Monday, September 16, 2013

Remembering World War I in the Northeast of England

Randall Stephens

The Response by Sir William
Goscombe John. Unveiled by
the Prince of Wales in 1923.
Ernest Hemingway didn't mince words.  The author of A Farewell to Arms claimed that World War I "was the most colossal, murderous, mismanaged butchery that has ever taken place on earth. Any writer who said otherwise lied. So the writers either wrote propaganda, shut up, or fought."  Seeing the ravages of war up close, he served with distinction as an ambulance driver in Italy.  Gertrude Stein coined the phrase "lost generation," which applied to Hemingway and other wayward souls like T.S. Eliot, Ezra Pound, and F. Scott Fitzgerald.

What accounts for the gap between Hemingway's tone and the gallant, heroic one of war memorials?  Did region have a role to play in war remembrance?  How do we make sense of the conflict now that the last veterans have passed away?

As we near the 100th anniversary of the start of World War I Don Yerxa has been conducting a series of interviews on the subject in the pages of Historically Speaking.  Watch for other essays, forums, and interviews in the coming months.

Here at Northumbria University my colleague in the History Programme, James McConnel has put together a stellar series of lectures to commemorate the war in the northeast of England.  This region responded in greater numbers, per capita, than any other.  So, the memories of the war take on a special meaning here.  Below is the full list of the lectures and the dates.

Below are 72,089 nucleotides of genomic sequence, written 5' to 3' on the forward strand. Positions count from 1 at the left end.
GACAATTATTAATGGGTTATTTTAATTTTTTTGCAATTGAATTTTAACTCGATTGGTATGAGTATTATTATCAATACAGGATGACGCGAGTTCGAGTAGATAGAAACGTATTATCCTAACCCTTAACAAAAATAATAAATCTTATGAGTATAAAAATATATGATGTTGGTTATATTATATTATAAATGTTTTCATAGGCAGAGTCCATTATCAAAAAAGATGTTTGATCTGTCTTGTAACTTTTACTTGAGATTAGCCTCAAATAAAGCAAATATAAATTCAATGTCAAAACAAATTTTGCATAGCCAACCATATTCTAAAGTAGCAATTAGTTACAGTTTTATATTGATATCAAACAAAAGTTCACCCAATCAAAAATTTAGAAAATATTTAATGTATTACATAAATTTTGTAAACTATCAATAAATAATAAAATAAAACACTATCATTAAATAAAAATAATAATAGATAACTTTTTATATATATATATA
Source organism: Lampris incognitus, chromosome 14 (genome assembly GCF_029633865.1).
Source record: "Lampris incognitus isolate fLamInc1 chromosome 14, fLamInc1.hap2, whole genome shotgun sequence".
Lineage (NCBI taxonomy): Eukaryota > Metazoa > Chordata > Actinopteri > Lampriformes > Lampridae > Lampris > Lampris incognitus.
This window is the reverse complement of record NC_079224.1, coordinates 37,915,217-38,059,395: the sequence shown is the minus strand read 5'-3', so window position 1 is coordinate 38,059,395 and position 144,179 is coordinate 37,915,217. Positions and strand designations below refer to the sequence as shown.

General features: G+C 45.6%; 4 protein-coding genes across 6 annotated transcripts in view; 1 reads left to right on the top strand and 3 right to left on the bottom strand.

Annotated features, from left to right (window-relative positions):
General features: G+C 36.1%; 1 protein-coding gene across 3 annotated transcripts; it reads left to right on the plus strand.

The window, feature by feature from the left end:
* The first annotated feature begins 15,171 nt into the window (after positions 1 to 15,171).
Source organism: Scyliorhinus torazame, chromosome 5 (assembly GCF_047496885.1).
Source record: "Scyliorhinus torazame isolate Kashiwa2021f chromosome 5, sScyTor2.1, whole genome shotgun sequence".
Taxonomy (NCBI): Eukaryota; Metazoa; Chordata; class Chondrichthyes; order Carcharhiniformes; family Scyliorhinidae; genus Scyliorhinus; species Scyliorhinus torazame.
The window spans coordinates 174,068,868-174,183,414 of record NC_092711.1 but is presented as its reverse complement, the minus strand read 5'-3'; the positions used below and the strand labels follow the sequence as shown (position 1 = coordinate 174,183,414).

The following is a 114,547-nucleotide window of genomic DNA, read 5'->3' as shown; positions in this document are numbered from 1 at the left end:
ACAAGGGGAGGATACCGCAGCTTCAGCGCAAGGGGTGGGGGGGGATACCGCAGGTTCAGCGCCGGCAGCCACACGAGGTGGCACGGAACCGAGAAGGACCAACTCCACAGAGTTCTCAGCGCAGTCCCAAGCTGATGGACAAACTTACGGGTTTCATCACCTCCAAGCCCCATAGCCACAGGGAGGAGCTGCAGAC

Tynemouth World War I Commemoration Project. (Lectures to be held at 6pm at Northumbria University, Sutherland Building, Northumberland Road, Newcastle upon Tyne, NE1 8JF).

9 October 2013
Professor Sir Hew Strachan, All Souls College Oxford
"The Ideas of War, 1914"

12 November 2013
Emeritus Professor Martin Pugh, Newcastle University
"Women and the First World War: Emancipation or Domesticity?"

3 December 2013
John Lewis-Stempel
"Six Weeks: The Life and Death of Junior Officers on the Western Front"

British Empire Union poster, 1918.
Courtesy of the Library of Congress.
21 January 2014
Emeritus Professor John Derry, Newcastle University
"Hindenberg and Luddendorf: A Brilliant Parnership?"

18 February 2014
Dr Edward Madigan, CWGC
"The Better Part of Valour: British Understandings of Courage during the First World War"

4 March 2014
Professor Gary Sheffield, University of Birmingham
"Douglas Haig, the First World War, and the British People"

8 April 2014
Professor Andrew Lambert, King’s College London
"The War at Sea from the July Crisis to the eve of Jutland"

8 May 2014
Professor Joanna Bourke, Birkbeck College London
"'Sharp Shooting Pains that Make Me Shout Out': A History of Disability and the First World War"

For more, click here.

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